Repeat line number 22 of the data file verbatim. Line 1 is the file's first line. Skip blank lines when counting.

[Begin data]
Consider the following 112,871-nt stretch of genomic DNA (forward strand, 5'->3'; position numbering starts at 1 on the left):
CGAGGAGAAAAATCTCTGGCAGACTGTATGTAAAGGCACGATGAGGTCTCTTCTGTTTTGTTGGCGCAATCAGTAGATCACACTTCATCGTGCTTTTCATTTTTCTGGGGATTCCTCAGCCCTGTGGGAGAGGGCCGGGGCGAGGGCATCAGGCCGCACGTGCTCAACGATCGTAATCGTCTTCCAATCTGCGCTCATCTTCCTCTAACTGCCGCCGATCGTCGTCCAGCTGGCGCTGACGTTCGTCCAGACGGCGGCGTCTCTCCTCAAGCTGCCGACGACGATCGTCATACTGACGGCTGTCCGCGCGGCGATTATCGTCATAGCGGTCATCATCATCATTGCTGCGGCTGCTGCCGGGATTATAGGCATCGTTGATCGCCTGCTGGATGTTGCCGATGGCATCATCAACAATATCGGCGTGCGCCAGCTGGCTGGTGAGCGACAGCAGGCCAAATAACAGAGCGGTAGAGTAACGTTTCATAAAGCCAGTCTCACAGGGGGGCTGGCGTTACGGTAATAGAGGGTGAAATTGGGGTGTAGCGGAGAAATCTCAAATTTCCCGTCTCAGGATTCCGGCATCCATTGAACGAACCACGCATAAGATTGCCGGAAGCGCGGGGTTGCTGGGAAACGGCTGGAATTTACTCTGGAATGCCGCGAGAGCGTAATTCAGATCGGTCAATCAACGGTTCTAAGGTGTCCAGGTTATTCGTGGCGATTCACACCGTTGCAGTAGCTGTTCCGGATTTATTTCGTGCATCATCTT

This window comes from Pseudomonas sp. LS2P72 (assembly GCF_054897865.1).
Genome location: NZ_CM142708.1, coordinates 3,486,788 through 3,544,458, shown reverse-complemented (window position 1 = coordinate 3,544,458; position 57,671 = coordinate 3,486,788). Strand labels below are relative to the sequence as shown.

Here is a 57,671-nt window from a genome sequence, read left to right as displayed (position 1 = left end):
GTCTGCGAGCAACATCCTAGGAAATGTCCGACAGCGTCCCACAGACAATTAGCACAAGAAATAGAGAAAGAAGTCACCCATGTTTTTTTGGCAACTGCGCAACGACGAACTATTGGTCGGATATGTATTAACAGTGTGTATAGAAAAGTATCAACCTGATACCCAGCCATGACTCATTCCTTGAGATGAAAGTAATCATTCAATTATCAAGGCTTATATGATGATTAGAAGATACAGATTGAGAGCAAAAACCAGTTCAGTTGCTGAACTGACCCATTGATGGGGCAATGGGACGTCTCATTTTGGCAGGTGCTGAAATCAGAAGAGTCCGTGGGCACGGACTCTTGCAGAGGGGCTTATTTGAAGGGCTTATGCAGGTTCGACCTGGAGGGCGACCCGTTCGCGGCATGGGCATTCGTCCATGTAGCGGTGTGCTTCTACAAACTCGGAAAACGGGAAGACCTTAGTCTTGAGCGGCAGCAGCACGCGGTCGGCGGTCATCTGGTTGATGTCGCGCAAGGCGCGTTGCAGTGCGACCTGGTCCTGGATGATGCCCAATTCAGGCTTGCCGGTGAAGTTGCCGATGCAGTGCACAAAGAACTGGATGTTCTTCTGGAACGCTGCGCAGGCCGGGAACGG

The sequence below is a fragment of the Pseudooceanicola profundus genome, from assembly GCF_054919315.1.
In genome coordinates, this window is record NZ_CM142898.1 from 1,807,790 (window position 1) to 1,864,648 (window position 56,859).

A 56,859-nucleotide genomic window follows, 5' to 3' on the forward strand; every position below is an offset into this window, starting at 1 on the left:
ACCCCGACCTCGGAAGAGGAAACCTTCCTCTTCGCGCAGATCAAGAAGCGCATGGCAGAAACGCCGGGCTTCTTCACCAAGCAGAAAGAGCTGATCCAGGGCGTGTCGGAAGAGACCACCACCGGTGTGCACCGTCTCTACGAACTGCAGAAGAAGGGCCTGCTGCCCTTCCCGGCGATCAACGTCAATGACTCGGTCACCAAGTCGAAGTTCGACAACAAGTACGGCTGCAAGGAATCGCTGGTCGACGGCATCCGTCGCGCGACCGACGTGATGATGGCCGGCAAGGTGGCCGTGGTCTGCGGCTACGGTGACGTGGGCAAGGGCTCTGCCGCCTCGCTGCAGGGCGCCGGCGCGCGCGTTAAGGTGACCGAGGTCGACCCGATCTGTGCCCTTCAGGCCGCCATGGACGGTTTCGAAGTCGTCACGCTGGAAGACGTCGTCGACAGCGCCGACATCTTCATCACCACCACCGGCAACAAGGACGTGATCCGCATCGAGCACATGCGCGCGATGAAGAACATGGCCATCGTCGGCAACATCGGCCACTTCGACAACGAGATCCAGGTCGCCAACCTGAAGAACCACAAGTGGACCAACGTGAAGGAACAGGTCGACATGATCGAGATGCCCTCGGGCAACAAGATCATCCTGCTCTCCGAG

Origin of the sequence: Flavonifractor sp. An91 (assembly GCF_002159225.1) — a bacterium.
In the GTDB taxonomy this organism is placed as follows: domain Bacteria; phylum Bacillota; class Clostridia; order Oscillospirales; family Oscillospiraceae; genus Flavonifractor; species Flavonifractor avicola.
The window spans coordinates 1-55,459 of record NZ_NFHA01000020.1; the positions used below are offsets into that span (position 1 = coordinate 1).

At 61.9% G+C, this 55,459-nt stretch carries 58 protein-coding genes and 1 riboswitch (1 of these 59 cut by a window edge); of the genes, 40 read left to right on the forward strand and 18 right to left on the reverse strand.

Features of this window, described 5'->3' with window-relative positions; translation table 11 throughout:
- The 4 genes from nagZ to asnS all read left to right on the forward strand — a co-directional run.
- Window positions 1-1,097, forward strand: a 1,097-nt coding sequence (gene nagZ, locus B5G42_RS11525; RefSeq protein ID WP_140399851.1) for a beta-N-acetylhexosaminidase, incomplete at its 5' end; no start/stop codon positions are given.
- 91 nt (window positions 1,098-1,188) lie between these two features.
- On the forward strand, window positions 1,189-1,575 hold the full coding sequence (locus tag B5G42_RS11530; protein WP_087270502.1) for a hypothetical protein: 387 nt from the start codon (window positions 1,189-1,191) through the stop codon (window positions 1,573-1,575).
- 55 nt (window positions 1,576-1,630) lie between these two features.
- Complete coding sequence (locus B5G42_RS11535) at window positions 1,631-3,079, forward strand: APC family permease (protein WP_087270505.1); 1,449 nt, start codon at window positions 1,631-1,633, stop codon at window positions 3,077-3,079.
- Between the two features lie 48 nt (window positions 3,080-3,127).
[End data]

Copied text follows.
- Between the two features lie 48 nt (window positions 3,080-3,127).